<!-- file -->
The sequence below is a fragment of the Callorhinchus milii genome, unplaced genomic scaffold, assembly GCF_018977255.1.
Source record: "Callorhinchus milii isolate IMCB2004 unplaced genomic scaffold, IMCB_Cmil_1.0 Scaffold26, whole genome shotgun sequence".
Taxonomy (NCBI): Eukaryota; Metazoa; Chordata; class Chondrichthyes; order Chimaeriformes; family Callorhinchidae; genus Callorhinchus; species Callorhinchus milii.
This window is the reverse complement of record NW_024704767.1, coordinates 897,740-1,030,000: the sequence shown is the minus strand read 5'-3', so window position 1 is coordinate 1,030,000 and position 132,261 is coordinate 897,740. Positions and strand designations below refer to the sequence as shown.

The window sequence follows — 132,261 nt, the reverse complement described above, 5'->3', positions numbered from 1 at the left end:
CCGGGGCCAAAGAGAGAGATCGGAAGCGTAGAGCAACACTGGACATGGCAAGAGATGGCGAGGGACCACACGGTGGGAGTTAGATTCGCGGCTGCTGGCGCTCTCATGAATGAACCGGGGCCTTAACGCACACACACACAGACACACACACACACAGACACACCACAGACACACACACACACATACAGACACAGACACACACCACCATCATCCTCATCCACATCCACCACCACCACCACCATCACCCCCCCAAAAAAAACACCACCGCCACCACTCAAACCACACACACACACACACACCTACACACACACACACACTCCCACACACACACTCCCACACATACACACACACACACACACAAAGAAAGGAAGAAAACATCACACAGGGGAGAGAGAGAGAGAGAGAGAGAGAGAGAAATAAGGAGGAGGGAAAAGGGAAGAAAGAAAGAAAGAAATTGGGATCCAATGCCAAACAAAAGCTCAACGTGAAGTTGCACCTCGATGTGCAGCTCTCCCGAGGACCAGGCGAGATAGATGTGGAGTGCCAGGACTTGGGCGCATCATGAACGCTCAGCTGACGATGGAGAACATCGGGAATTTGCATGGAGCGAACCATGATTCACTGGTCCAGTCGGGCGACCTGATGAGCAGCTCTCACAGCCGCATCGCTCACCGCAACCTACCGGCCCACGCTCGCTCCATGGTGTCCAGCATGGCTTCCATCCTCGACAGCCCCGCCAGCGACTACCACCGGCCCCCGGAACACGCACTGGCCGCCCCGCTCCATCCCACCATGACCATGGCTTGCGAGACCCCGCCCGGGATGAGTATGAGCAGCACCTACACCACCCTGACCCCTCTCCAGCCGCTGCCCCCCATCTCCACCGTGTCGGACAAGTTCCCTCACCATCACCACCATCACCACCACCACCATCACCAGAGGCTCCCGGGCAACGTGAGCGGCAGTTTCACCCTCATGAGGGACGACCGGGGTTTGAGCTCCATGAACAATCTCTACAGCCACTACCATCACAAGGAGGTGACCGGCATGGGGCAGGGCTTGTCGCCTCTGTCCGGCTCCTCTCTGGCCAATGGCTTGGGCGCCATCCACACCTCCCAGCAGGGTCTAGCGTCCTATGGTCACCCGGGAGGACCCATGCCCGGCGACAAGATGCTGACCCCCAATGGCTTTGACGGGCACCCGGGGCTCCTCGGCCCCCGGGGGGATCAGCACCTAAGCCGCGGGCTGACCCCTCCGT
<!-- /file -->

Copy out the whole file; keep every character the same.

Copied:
The sequence below is a fragment of the Callorhinchus milii genome, unplaced genomic scaffold, assembly GCF_018977255.1.
Source record: "Callorhinchus milii isolate IMCB2004 unplaced genomic scaffold, IMCB_Cmil_1.0 Scaffold26, whole genome shotgun sequence".
Taxonomy (NCBI): Eukaryota; Metazoa; Chordata; class Chondrichthyes; order Chimaeriformes; family Callorhinchidae; genus Callorhinchus; species Callorhinchus milii.
This window is the reverse complement of record NW_024704767.1, coordinates 897,740-1,030,000: the sequence shown is the minus strand read 5'-3', so window position 1 is coordinate 1,030,000 and position 132,261 is coordinate 897,740. Positions and strand designations below refer to the sequence as shown.

The window sequence follows — 132,261 nt, the reverse complement described above, 5'->3', positions numbered from 1 at the left end:
CCGGGGCCAAAGAGAGAGATCGGAAGCGTAGAGCAACACTGGACATGGCAAGAGATGGCGAGGGACCACACGGTGGGAGTTAGATTCGCGGCTGCTGGCGCTCTCATGAATGAACCGGGGCCTTAACGCACACACACACAGACACACACACACACAGACACACCACAGACACACACACACACATACAGACACAGACACACACCACCATCATCCTCATCCACATCCACCACCACCACCACCATCACCCCCCCAAAAAAAACACCACCGCCACCACTCAAACCACACACACACACACACACCTACACACACACACACACTCCCACACACACACTCCCACACATACACACACACACACACACAAAGAAAGGAAGAAAACATCACACAGGGGAGAGAGAGAGAGAGAGAGAGAGAGAGAAATAAGGAGGAGGGAAAAGGGAAGAAAGAAAGAAAGAAATTGGGATCCAATGCCAAACAAAAGCTCAACGTGAAGTTGCACCTCGATGTGCAGCTCTCCCGAGGACCAGGCGAGATAGATGTGGAGTGCCAGGACTTGGGCGCATCATGAACGCTCAGCTGACGATGGAGAACATCGGGAATTTGCATGGAGCGAACCATGATTCACTGGTCCAGTCGGGCGACCTGATGAGCAGCTCTCACAGCCGCATCGCTCACCGCAACCTACCGGCCCACGCTCGCTCCATGGTGTCCAGCATGGCTTCCATCCTCGACAGCCCCGCCAGCGACTACCACCGGCCCCCGGAACACGCACTGGCCGCCCCGCTCCATCCCACCATGACCATGGCTTGCGAGACCCCGCCCGGGATGAGTATGAGCAGCACCTACACCACCCTGACCCCTCTCCAGCCGCTGCCCCCCATCTCCACCGTGTCGGACAAGTTCCCTCACCATCACCACCATCACCACCACCACCATCACCAGAGGCTCCCGGGCAACGTGAGCGGCAGTTTCACCCTCATGAGGGACGACCGGGGTTTGAGCTCCATGAACAATCTCTACAGCCACTACCATCACAAGGAGGTGACCGGCATGGGGCAGGGCTTGTCGCCTCTGTCCGGCTCCTCTCTGGCCAATGGCTTGGGCGCCATCCACACCTCCCAGCAGGGTCTAGCGTCCTATGGTCACCCGGGAGGACCCATGCCCGGCGACAAGATGCTGACCCCCAATGGCTTTGACGGGCACCCGGGGCTCCTCGGCCCCCGGGGGGATCAGCACCTAAGCCGCGGGCTGACCCCTCCGT